New Study Finds That Legal States Have Lower Rates of Cannabis-Impaired Driving
by Chane Leigh
Recreational cannabis legalization was a success for South Dakota in 2020, with a 54.2% to 45.8% vote passing in favor of this bill during the Nov 2019 election. This is great news for the sparsely populated state of less than a million residents. Legal cannabis means I will take a trip to South Dakota soon to take in the beauty of the state. Whereas a year ago, I would have avoided the state as so many others do, and I may continue to do so depending on the outcome of Amendment A in the South Dakota circuit court.
Cannabis legalization is a beautiful thing. When I visit a state like South Dakota that recently legalized cannabis, I’m connecting with a part of our country that I’ve never physically seen before. A place I wouldn’t have otherwise seen because I would never have gone there willingly while they participate in draconian cannabis prohibition. I stop in small towns for gas, food, shopping, entertainment, and lodging along the way. I share pictures with family, friends, and others that just may make them want to check the place out too.
This should be welcomed by lawmakers of the state. They should encourage the growth of South Dakota, both socially and economically. They should also encourage and promote the health and well being of their citizens. Sadly, not everyone is happy about cannabis legalization in South Dakota, and it shows.
Lawmakers, as some like to call them, are slowing progress with cannabis legalization in South Dakota by telling state lawyers not to work with cannabis businesses. Now, what kind of good sense does that make? The people voted to legalize something, and it won. But the losing side says we’re not done fighting yet and will hamper and attempt to block you at every corner.
This type of thinking needs to stop. It is not serving America well. We need to work together to usher in a new era for the planet and humankind. Stop wasting tax dollars fighting cannabis legalization and start using them to implement its legalization. These are dollars that could be better spent in other areas such as education and community development.
Currently, the validity of Amendment A, which voters in South Dakota approved during the November election, is being challenged in circuit court.
According to media reports, “The State Bar of South Dakota ethics committee says a South Dakota lawyer may not ethically provide legal services to a client engaged in marijuana activities when the sale of marijuana is legal in South Dakota but prohibited by federal law.” Yet, many other states have no issue with lawyers working with cannabis businesses. This just seems like a feeble attempt by a dying breed of fossil politicians at an attempt to cling on to marijuana prohibition and the wrath of Reefer Madness.
The ethics committee website says, “Action taken in reliance on a formal ethics opinion of the Committee is protected against discipline.” The State Bar website says, “Discipline may range from a private reprimand by the board, public censure, suspension from practice for a specified time, placement on probation, to disbarment by the Supreme Court.” All of this is over the passing of Amendment A, which should be a good thing for democracy, not an invite for debauchery. Let’s look at what the Ethics Committee had to say about all of this.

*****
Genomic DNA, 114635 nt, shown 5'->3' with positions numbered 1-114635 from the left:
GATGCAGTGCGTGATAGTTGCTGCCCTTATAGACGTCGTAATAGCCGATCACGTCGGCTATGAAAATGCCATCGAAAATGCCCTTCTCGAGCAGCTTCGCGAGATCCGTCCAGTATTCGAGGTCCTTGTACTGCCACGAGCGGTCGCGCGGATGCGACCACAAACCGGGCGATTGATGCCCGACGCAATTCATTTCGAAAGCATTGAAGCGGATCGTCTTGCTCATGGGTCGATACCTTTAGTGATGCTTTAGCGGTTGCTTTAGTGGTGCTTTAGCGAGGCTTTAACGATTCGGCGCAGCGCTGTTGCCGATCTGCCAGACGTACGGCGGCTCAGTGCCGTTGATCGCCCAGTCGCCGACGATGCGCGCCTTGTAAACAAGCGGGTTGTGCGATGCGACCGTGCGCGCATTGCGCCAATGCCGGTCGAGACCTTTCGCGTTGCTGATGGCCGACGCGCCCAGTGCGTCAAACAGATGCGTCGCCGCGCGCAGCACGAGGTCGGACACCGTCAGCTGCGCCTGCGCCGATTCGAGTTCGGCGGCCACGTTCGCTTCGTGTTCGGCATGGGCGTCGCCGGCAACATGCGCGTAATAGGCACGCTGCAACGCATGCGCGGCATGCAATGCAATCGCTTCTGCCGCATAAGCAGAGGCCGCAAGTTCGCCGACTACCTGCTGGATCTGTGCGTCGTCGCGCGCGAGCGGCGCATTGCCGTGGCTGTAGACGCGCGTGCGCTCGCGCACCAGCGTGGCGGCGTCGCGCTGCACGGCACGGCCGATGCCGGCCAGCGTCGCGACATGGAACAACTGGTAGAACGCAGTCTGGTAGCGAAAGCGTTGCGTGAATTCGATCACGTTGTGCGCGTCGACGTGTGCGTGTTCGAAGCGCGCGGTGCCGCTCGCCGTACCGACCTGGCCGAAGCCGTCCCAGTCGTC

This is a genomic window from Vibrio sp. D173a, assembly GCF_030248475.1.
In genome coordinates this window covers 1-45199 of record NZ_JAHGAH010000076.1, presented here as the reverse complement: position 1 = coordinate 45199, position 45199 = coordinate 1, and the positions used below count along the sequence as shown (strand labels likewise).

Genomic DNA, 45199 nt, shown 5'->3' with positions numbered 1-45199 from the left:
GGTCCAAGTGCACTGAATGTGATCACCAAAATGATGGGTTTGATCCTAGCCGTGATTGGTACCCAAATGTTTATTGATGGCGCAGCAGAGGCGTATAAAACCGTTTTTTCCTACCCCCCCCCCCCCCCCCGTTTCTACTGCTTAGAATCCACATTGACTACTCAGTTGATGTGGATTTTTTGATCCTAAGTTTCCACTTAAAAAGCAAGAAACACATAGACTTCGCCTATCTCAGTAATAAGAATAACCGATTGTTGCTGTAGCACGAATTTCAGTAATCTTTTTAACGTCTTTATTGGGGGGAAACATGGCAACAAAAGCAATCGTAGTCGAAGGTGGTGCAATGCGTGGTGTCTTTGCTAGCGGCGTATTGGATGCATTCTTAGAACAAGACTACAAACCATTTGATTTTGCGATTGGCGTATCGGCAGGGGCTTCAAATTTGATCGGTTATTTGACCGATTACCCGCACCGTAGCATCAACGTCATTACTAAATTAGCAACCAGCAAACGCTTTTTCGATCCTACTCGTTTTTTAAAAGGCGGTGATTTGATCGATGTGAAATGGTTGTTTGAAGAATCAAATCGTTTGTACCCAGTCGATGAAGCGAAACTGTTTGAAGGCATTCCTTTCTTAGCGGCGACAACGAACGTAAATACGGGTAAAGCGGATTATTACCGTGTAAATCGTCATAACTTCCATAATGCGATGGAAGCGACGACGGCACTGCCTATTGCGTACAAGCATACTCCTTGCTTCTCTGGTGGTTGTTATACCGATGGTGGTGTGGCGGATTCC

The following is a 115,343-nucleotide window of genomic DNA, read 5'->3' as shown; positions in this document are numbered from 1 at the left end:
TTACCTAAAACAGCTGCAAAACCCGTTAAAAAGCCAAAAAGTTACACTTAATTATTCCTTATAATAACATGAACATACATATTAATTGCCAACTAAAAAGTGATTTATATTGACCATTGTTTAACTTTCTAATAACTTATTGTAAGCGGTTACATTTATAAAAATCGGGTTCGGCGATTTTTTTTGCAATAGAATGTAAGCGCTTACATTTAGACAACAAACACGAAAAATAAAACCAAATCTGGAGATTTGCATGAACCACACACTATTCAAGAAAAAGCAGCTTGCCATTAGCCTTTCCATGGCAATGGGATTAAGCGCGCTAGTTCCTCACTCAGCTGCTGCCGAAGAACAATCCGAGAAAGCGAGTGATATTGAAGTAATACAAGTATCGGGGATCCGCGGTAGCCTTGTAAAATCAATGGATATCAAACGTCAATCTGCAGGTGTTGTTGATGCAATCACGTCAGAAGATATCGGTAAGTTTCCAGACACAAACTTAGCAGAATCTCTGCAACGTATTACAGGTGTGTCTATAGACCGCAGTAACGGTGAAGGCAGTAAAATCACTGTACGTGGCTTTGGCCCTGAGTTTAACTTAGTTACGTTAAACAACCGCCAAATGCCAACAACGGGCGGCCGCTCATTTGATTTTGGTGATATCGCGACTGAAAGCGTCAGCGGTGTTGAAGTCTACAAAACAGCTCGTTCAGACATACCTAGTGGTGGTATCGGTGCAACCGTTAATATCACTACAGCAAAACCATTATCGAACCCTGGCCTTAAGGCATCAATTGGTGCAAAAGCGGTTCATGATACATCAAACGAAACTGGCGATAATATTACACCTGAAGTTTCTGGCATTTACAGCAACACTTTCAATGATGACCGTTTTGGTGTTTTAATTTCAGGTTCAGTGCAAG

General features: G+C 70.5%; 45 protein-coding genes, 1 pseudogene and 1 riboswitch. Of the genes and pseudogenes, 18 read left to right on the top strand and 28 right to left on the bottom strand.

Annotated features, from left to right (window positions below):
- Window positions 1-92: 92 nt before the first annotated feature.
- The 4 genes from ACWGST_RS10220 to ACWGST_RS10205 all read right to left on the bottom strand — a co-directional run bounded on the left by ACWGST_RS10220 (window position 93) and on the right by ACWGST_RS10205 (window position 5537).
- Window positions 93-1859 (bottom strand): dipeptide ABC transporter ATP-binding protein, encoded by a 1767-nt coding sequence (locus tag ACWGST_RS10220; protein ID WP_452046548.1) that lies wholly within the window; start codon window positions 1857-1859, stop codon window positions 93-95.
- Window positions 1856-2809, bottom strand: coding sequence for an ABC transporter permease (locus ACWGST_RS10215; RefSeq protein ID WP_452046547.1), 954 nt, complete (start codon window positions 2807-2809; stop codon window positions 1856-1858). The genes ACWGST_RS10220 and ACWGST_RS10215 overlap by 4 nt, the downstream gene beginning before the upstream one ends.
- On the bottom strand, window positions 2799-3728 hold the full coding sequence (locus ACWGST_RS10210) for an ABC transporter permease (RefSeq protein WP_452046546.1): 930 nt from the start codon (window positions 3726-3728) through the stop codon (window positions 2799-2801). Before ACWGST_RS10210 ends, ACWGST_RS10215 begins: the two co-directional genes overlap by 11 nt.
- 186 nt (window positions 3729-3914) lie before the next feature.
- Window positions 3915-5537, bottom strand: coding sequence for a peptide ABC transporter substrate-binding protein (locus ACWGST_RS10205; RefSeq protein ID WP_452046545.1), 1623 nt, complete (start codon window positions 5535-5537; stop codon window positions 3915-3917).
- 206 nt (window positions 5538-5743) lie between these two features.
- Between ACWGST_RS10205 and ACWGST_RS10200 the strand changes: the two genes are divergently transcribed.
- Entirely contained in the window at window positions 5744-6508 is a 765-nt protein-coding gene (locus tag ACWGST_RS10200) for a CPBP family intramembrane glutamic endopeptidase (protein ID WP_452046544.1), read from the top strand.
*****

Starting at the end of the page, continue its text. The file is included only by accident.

The ethics opinion suggested to state lawyers in South Dakota was published by the State Bar of South Dakota in a newsletter. The opinion made by the State Bar referred to rule 1.2(d) of the South Dakota Rules of Professional Conduct, which states: “[a] lawyer shall not counsel a client to engage, or assist a client, in conduct the lawyer knows is criminal or fraudulent, but lawyer may discuss the legal consequences of any proposed course of conduct with a client and may counsel or assist a client to make a good faith effort to determine the validity, scope, meaning or application of the law.”
It doesn’t stop here. The opinion of the State Bar goes on saying,
“Rule 1.2(d) does not distinguish between client conduct that is illegal under South Dakota law and client conduct that is illegal only under federal law. It applies to any illegal client conduct. Consequently, a lawyer may not ethically provide legal services to assist a client in establishing, licensing, or otherwise operating a marijuana business. Lawyer may only advise a client considering this course of action about the potential legal consequences of doing so, under either state or federal law, or assist the client in making a good faith effort to determine the validity, scope, meaning, or application of the relevant state and federal law.”
Now, to really make things complicated, Section 9 of Amendment A says, “A holder of a professional or occupational license is not subject to professional discipline for providing advice or services related to marijuana licensees or applications on the basis that marijuana is prohibited by federal law.”
Man, it sounds like some folks in South Dakota need a hug. Cant, we all get along? Why does it have to continue to be like this? Increase the peace and let go of the wicked ways of the past. It’s time to focus on healing the nation and our planet so that there’s a future for generations to come. Let’s hope that lawmakers in South Dakota don’t become law takers and continue to stand against the will of the people in a typical government fashion. Stop dividing states with draconian cannabis laws from the past and unite the states with equality instead.
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